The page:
greater pressure, as the friction builds higher the detached fibres will
start smouldering and form a "coal" use this to ignite your tinder.
Bow & Drill: The most well known "primitive" firelighter,
it is tricky to use and requires much effort and practise for it to be
You'll need - A Socket, a piece of hardwood or rock with
a depression in it, either natural or carved to hold the drill and apply
A Drill, seasoned hardwood, straight and about 20cm long,
the top should be rounded to reduce friction, the bottom blunted to maximise
A Hearth, preferably of the same wood as the drill, about
30cm long, 40mm wide and 20mm thick. Carve a shallow depression about
2cm from the edge of the hearth, drill it manually until the depression
is black, rounded and fits the drill piece. Carve a wedge shaped notch
from the edge of the board to the centre of the depression.
A Bow, light and strong, of ant resilient wood, cordage
can be of any kind although nylon is excellent if available. adjust tension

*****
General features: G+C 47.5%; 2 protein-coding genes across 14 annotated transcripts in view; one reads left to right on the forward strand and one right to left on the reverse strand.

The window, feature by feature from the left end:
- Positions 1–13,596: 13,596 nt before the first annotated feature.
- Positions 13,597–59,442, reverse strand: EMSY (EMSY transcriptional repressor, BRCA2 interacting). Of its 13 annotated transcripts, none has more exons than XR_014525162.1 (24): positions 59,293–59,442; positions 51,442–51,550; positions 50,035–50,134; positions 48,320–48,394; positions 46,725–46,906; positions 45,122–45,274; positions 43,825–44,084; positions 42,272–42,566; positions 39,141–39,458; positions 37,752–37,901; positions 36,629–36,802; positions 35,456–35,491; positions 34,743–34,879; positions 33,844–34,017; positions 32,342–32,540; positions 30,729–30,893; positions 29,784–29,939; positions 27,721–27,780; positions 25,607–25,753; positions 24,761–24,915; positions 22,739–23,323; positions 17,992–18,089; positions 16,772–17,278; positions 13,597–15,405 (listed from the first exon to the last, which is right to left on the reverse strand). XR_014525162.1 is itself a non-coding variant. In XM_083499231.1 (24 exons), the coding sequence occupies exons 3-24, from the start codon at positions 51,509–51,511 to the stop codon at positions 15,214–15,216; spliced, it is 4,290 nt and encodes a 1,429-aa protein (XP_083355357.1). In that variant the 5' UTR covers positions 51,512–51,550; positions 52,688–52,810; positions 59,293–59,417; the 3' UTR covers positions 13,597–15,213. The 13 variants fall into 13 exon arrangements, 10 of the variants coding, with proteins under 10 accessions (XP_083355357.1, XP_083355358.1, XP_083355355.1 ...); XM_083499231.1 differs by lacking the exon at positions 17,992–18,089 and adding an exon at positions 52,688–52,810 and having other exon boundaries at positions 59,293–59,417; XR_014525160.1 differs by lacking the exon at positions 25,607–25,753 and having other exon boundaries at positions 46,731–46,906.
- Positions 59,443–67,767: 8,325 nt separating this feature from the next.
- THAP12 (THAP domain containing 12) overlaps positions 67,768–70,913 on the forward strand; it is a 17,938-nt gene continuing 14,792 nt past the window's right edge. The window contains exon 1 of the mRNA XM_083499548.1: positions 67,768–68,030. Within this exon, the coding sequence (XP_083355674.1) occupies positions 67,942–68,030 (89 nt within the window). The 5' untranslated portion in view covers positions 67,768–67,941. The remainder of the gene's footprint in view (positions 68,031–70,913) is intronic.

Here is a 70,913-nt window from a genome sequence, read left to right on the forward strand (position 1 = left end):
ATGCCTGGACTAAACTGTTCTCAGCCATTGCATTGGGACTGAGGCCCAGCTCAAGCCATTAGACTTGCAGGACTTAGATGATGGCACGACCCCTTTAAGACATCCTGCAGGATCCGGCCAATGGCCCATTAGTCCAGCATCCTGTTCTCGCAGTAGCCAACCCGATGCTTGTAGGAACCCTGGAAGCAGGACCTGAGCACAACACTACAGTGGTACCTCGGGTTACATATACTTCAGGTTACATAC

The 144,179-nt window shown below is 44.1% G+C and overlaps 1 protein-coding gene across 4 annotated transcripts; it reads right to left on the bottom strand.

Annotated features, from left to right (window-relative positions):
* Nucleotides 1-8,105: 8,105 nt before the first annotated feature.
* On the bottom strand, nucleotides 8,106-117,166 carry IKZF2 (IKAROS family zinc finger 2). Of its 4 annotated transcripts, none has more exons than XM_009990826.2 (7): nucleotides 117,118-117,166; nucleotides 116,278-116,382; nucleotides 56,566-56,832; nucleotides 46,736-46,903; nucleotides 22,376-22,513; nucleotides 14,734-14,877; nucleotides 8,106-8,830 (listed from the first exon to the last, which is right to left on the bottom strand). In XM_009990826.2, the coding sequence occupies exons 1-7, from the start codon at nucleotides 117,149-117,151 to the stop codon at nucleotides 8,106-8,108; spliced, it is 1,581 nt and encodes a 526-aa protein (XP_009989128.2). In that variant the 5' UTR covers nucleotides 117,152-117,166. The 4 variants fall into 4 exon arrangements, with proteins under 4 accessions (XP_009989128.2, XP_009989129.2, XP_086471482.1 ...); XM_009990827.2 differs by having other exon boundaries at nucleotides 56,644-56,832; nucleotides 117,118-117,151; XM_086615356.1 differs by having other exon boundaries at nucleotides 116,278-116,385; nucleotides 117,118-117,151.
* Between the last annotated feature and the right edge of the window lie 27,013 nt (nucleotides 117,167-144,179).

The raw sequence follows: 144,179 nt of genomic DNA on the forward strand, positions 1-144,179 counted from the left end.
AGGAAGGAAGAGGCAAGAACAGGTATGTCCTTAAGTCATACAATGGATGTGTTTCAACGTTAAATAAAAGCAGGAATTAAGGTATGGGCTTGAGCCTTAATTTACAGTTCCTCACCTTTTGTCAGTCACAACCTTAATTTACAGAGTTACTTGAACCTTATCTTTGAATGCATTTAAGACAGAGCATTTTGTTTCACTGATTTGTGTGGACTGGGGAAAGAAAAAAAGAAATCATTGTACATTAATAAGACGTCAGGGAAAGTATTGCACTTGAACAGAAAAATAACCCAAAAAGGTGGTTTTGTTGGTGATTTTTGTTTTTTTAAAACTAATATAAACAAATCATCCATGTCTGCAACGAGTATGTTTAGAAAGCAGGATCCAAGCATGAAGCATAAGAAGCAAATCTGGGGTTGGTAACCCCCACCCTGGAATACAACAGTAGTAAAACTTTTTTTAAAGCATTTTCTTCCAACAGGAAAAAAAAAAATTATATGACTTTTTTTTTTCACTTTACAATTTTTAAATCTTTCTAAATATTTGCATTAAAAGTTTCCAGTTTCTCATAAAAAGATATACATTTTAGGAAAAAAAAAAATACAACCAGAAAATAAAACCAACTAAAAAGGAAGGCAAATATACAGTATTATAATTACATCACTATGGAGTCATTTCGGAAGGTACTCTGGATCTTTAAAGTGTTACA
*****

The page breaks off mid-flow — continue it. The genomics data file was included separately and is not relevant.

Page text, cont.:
In Use: Kneel with your foot on the hearth, ensure your
knee does not foul the bow, brace the hand you hold the socket in against
your shin. Bow on the outside of the drill. Drill smoothly, maintaining
even pressure until smoke rises from the hearth, as smoke begins, increase
pressure and speed. Smoke should increase, the notch will begin to fill
with fine, dark powder. Once the notch is almost full of powder, stop
drilling. Carefully transfer this powder to a thick leaf or piece of bark,
fan gently with your hand until it begins to glow, transfer this "coal"
to your tinder, continue to fan, but harder, blow onto the tinder pile.
With luck it will catch!!
The woods I suggest for drill & hearth : Lime, Sycamore, Willow, Birch,
Alder or Hazel. The woods for the Bow and Socket are less important but
should be hard and green to minimise friction.
This method is tricky and tiring, but once you have mastered it you can
light fire almost anywhere and in any conditions. It's worth the practise.
Carry as many strike anywhere matches/cigarette
lighters as you can
Select and dry tinder in advance where possible,
collect as you travel.
Keep firewood dry.
Dry damp wood near the fire.
Bank up fires to keep them in at night.
Ensure fire is totally dead before leaving
Guard against risk of fire spreading.
Practise primitive techniques BEFORE
you need them.